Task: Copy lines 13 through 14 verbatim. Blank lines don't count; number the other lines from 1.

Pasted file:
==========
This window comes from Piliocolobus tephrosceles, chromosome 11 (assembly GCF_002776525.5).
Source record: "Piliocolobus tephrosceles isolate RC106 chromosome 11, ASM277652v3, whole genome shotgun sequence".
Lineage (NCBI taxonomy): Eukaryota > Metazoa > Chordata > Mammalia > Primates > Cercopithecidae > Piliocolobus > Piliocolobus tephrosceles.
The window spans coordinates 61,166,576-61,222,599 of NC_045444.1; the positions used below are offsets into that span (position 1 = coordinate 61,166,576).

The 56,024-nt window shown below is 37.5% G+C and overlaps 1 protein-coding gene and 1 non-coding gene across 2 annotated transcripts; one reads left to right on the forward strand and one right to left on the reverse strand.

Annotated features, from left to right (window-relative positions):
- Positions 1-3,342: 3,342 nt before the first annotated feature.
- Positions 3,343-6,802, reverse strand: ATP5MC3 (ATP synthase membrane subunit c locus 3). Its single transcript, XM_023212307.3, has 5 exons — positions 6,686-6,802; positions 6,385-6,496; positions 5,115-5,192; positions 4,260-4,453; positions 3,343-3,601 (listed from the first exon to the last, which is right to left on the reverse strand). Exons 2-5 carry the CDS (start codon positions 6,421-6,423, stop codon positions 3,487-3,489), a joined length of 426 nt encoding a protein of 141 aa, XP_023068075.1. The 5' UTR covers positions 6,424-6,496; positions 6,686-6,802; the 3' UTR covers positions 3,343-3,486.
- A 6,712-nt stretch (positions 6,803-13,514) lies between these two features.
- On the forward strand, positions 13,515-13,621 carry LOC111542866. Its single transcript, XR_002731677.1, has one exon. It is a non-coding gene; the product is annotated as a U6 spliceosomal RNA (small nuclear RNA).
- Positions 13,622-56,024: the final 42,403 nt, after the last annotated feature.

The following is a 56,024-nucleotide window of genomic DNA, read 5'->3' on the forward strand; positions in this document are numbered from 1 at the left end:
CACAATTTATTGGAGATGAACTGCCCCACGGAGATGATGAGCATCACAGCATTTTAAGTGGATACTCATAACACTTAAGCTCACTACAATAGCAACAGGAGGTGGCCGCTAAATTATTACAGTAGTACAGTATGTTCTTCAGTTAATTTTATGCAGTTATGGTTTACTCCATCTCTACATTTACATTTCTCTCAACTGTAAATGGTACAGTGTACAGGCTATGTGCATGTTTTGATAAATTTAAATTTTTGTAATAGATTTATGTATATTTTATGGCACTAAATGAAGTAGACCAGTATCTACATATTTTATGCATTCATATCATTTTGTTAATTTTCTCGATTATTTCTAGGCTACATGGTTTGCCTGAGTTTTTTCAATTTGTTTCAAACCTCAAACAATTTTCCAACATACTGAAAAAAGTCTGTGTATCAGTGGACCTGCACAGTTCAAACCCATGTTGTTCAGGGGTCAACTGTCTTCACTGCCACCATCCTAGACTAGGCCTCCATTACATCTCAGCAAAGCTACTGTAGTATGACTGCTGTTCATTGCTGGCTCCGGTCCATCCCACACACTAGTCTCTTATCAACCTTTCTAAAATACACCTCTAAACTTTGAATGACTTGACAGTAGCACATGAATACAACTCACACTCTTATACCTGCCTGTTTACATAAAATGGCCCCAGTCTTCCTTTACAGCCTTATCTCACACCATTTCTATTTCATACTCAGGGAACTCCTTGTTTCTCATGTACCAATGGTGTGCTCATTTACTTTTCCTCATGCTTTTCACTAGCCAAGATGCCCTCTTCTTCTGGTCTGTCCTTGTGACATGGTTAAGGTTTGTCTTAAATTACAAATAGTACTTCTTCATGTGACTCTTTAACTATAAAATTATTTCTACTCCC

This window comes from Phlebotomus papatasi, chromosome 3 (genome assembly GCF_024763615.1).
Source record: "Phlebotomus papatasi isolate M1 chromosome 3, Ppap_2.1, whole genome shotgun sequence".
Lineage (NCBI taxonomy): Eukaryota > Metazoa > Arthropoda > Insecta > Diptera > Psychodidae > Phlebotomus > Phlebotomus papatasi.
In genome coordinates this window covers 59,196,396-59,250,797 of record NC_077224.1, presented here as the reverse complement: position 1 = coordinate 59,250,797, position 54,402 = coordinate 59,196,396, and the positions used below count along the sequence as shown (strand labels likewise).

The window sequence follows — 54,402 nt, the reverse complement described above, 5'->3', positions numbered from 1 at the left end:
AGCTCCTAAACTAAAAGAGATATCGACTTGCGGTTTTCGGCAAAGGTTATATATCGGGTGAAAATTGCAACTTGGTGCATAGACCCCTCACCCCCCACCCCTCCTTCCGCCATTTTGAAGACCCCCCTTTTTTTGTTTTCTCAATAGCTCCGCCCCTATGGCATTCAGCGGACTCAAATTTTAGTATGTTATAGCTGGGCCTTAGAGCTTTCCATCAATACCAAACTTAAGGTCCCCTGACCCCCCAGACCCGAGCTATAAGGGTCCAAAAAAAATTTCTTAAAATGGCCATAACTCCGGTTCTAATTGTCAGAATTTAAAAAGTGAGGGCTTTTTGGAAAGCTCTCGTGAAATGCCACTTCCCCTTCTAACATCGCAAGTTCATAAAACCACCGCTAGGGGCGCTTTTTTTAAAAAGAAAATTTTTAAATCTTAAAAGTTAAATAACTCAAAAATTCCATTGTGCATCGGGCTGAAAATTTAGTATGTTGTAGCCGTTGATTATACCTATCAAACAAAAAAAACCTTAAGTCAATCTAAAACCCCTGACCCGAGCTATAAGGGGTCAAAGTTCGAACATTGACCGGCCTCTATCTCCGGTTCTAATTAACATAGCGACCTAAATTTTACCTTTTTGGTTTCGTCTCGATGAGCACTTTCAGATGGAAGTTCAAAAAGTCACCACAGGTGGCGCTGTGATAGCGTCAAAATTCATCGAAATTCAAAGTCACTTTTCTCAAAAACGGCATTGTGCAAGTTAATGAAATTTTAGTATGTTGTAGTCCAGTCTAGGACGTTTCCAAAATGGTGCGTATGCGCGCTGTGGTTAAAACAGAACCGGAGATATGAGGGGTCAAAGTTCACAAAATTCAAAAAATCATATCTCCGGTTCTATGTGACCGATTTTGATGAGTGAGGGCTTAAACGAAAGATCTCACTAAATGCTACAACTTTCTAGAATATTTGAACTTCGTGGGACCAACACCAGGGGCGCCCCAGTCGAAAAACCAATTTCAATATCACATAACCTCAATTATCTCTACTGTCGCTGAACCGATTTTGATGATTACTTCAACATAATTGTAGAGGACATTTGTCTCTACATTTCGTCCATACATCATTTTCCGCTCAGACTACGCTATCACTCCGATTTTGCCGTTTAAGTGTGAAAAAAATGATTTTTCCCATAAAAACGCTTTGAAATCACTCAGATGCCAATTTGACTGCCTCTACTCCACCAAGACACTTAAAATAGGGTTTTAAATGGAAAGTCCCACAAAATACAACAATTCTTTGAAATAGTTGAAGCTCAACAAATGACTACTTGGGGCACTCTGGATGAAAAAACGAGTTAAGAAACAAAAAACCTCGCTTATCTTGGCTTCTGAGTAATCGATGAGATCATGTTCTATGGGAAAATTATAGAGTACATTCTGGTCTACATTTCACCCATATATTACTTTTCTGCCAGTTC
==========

CACAATTTATTGGAGATGAACTGCCCCACGGAGATGATGAGCATCACAGCATTTTAAGTGGATACTCATAACACTTAAGCTCACTACAATAGCAACAGGAGGTGGCCGCTAAATTATTACAGTAGTACAGTATGTTCTTCAGTTAATTTTATGCAGTTATGGTTTACTCCATCTCTACATTTACATTTCTCTCAACTGTAAATGGTACAGTGTACAGGCTATGTGCATGTTTTGATAAATTTAAATTTTTGTAATAGATTTATGTATATTTTATGGCACTAAATGAAGTAGACCAGTATCTACATATTTTATGCATTCATATCATTTTGTTAATTTTCTCGATTATTTCTAGGCTACATGGTTTGCCTGAGTTTTTTCAATTTGTTTCAAACCTCAAACAATTTTCCAACATACTGAAAAAAGTCTGTGTATCAGTGGACCTGCACAGTTCAAACCCATGTTGTTCAGGGGTCAACTGTCTTCACTGCCACCATCCTAGACTAGGCCTCCATTACATCTCAGCAAAGCTACTGTAGTATGACTGCTGTTCATTGCTGGCTCCGGTCCATCCCACACACTAGTCTCTTATCAACCTTTCTAAAATACACCTCTAAACTTTGAATGACTTGACAGTAGCACATGAATACAACTCACACTCTTATACCTGCCTGTTTACATAAAATGGCCCCAGTCTTCCTTTACAGCCTTATCTCACACCATTTCTATTTCATACTCAGGGAACTCCTTGTTTCTCATGTACCAATGGTGTGCTCATTTACTTTTCCTCATGCTTTTCACTAGCCAAGATGCCCTCTTCTTCTGGTCTGTCCTTGTGACATGGTTAAGGTTTGTCTTAAATTACAAATAGTACTTCTTCATGTGACTCTTTAACTATAAAATTATTTCTACTCCC

This window comes from Phlebotomus papatasi, chromosome 3 (genome assembly GCF_024763615.1).